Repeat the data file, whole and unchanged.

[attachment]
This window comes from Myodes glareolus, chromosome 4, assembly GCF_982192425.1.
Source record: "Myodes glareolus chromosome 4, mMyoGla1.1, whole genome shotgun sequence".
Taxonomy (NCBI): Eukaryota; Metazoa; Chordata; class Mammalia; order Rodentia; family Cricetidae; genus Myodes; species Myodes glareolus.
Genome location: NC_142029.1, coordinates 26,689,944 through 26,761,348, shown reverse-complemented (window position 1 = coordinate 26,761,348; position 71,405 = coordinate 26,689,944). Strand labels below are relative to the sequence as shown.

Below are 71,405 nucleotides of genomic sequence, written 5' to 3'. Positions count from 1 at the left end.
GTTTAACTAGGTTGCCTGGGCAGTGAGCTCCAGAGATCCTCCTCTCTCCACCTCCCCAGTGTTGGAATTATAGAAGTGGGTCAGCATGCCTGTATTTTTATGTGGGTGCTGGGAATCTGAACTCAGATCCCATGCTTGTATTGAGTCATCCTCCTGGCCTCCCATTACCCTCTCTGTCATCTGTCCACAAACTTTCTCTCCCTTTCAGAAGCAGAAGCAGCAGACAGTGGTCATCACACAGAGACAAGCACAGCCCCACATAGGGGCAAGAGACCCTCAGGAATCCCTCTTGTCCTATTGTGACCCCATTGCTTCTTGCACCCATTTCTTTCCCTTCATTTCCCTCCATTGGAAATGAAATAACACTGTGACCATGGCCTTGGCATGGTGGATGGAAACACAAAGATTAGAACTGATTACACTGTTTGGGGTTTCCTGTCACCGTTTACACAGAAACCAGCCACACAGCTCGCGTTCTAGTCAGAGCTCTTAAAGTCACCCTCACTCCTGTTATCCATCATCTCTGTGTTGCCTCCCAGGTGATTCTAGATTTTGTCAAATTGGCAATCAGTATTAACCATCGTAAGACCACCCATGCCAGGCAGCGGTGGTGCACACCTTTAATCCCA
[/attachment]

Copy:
This window comes from Myodes glareolus, chromosome 4, assembly GCF_982192425.1.
Source record: "Myodes glareolus chromosome 4, mMyoGla1.1, whole genome shotgun sequence".
Taxonomy (NCBI): Eukaryota; Metazoa; Chordata; class Mammalia; order Rodentia; family Cricetidae; genus Myodes; species Myodes glareolus.
Genome location: NC_142029.1, coordinates 26,689,944 through 26,761,348, shown reverse-complemented (window position 1 = coordinate 26,761,348; position 71,405 = coordinate 26,689,944). Strand labels below are relative to the sequence as shown.

Below are 71,405 nucleotides of genomic sequence, written 5' to 3'. Positions count from 1 at the left end.
GTTTAACTAGGTTGCCTGGGCAGTGAGCTCCAGAGATCCTCCTCTCTCCACCTCCCCAGTGTTGGAATTATAGAAGTGGGTCAGCATGCCTGTATTTTTATGTGGGTGCTGGGAATCTGAACTCAGATCCCATGCTTGTATTGAGTCATCCTCCTGGCCTCCCATTACCCTCTCTGTCATCTGTCCACAAACTTTCTCTCCCTTTCAGAAGCAGAAGCAGCAGACAGTGGTCATCACACAGAGACAAGCACAGCCCCACATAGGGGCAAGAGACCCTCAGGAATCCCTCTTGTCCTATTGTGACCCCATTGCTTCTTGCACCCATTTCTTTCCCTTCATTTCCCTCCATTGGAAATGAAATAACACTGTGACCATGGCCTTGGCATGGTGGATGGAAACACAAAGATTAGAACTGATTACACTGTTTGGGGTTTCCTGTCACCGTTTACACAGAAACCAGCCACACAGCTCGCGTTCTAGTCAGAGCTCTTAAAGTCACCCTCACTCCTGTTATCCATCATCTCTGTGTTGCCTCCCAGGTGATTCTAGATTTTGTCAAATTGGCAATCAGTATTAACCATCGTAAGACCACCCATGCCAGGCAGCGGTGGTGCACACCTTTAATCCCA